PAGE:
Gilgamesh’s views on death were related to the events that transpired in his life. The first time he started to panic about death being a possibility was when his friend Enkidu died. This lead to Gilgamesh’s search for eternal life which lead him to understand that death will always follow life. The “Epic of Gilgamesh” guided the Mesopotamians to this conclusion that people aren’t suppose to live forever because their divine hero can die too. Gilgamesh was their own hero, sort of like Superman.
The Value of Life Within the Epic of Gilgamesh, Benjamin Foster tells an ancient Mesopotamian tale of a king who learns a great lesson through tragedy. While seeking immortality to retain his great strength and power, Gilgamesh learns that even he, the great Gilgamesh, cannot obtain immortality and loses a beloved friend along the way. Gilgamesh and his dear friend Enkidu embark on many successful adventures. However, as successful as their adventures are, they lead to the death of Enkidu. The loss of Enkidu forces Gilgamesh to the realization that he too will one day die.
In Sophocles’ play Antigone, Creon, the king of Thebes, best represents a tragic hero. Creon demonstrates goodness in his intentions for Thebes as well as his fragile state due to the fact that he recently lost several family members. Creon, newly named king, finds himself as highest ranking official around, showing superiority. Creon often acts stubborn and prideful, his tragic flaw. And lastly, he must come to terms with the fact that he caused the death of his wife, son, and niece.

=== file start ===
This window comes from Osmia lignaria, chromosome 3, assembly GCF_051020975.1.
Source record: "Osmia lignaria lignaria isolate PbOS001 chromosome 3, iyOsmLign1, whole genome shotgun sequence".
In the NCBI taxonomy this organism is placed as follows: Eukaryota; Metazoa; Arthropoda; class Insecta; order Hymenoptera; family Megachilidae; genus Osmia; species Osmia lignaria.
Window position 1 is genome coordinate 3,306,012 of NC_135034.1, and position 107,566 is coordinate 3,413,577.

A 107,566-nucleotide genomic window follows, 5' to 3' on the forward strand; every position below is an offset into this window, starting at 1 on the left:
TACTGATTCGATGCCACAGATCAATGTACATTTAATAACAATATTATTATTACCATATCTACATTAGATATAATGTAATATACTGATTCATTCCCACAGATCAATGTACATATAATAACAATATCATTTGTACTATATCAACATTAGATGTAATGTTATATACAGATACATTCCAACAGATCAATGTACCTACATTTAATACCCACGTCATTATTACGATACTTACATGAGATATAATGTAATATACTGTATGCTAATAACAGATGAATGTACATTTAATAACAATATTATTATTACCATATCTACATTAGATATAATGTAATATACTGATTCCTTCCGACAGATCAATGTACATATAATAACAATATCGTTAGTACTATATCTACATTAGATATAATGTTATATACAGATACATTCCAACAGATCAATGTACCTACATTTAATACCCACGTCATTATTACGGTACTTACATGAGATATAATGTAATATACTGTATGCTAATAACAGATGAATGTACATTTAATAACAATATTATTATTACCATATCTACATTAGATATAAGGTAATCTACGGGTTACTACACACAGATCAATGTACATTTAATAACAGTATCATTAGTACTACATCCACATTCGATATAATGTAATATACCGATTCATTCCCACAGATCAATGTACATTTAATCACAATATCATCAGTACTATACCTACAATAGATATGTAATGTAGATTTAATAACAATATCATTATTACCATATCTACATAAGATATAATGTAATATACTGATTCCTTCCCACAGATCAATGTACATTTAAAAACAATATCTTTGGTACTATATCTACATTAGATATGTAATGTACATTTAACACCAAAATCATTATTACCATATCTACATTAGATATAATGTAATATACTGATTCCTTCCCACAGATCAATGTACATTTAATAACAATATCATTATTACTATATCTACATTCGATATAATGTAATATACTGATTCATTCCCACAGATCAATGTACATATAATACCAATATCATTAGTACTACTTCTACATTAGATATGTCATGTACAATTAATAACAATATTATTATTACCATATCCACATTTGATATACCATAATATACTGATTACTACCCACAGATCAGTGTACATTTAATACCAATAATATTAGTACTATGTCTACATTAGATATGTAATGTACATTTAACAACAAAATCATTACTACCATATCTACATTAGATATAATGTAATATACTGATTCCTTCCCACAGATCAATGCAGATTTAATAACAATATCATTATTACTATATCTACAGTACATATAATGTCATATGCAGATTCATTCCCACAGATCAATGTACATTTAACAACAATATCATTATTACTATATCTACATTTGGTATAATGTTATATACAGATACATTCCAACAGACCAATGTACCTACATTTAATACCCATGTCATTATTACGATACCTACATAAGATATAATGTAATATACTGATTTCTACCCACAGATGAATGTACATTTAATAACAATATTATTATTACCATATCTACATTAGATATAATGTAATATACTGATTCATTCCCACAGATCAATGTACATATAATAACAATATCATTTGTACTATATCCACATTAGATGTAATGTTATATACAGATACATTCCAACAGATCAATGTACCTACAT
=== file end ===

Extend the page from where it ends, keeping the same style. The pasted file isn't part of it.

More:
Hercules abandoned himself after he killed his family and was thrown off Mt.Olympus. Eurystheus was Hercules dragon. Eurystheus was a King who had a fear that Hercules would take his throne so he assigned him twelve labors that would kill Hercules. Hercules also has to complete these labors in order to be accepted back on Mt.Olympus. Hercules task is to find loyalty, he will find loyalty after he completes his task.
Initially, Enkidu was sent to be Gilgamesh's opposite character by the gods to subdue his arrogance. As stated in the epic, the goddess Aruru creates Enkidu to contend with the king and absorb his energies (15). However, as they encounter challenges together, their companionship becomes like no other. For example, when they had set off to destroy Humbaba, Enkidu shows his fear and worry, which causes Gilgamesh to hesitate before killing Humbaba (16). In like manner, both men considers each other’s worry and conscious, which brought about Gilgamesh’s new sympathetic trait.
More specifically, Oedipus faced an unknown truth, a task to save his people, and a moment of grief to represent is blind ending. Throughout the events he represented self-justice and an idea that the people were eventually going to respect and understand. As a lifetime of searching became a norm for Oedipus he discovered such a truth that hurt his soul and caused his wife and mother to kill themself. Although obtaining this notion, the king himself took risks that were greatly empowering and laborious. The whirlwind of emotions produced by each of the characters allowed justice to become more real and visual as the end became more authentic than ever before.